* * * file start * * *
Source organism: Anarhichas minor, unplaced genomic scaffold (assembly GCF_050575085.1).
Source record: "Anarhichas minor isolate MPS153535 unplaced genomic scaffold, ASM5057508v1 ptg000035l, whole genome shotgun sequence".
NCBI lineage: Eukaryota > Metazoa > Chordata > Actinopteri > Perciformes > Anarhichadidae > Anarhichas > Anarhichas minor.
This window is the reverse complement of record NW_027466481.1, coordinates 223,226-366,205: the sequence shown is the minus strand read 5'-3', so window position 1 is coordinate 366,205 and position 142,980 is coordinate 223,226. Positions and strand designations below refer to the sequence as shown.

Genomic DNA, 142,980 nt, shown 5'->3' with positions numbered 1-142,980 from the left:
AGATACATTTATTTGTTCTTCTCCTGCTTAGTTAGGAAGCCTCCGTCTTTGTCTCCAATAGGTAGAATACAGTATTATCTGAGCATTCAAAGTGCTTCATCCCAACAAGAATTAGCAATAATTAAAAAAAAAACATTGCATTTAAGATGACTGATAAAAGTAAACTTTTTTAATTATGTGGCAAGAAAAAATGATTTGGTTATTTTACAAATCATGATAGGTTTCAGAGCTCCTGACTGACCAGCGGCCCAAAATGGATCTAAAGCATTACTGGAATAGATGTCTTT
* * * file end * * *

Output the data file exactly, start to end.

Source organism: Anarhichas minor, unplaced genomic scaffold (assembly GCF_050575085.1).
Source record: "Anarhichas minor isolate MPS153535 unplaced genomic scaffold, ASM5057508v1 ptg000035l, whole genome shotgun sequence".
NCBI lineage: Eukaryota > Metazoa > Chordata > Actinopteri > Perciformes > Anarhichadidae > Anarhichas > Anarhichas minor.
This window is the reverse complement of record NW_027466481.1, coordinates 223,226-366,205: the sequence shown is the minus strand read 5'-3', so window position 1 is coordinate 366,205 and position 142,980 is coordinate 223,226. Positions and strand designations below refer to the sequence as shown.

Genomic DNA, 142,980 nt, shown 5'->3' with positions numbered 1-142,980 from the left:
AGATACATTTATTTGTTCTTCTCCTGCTTAGTTAGGAAGCCTCCGTCTTTGTCTCCAATAGGTAGAATACAGTATTATCTGAGCATTCAAAGTGCTTCATCCCAACAAGAATTAGCAATAATTAAAAAAAAAACATTGCATTTAAGATGACTGATAAAAGTAAACTTTTTTAATTATGTGGCAAGAAAAAATGATTTGGTTATTTTACAAATCATGATAGGTTTCAGAGCTCCTGACTGACCAGCGGCCCAAAATGGATCTAAAGCATTACTGGAATAGATGTCTTT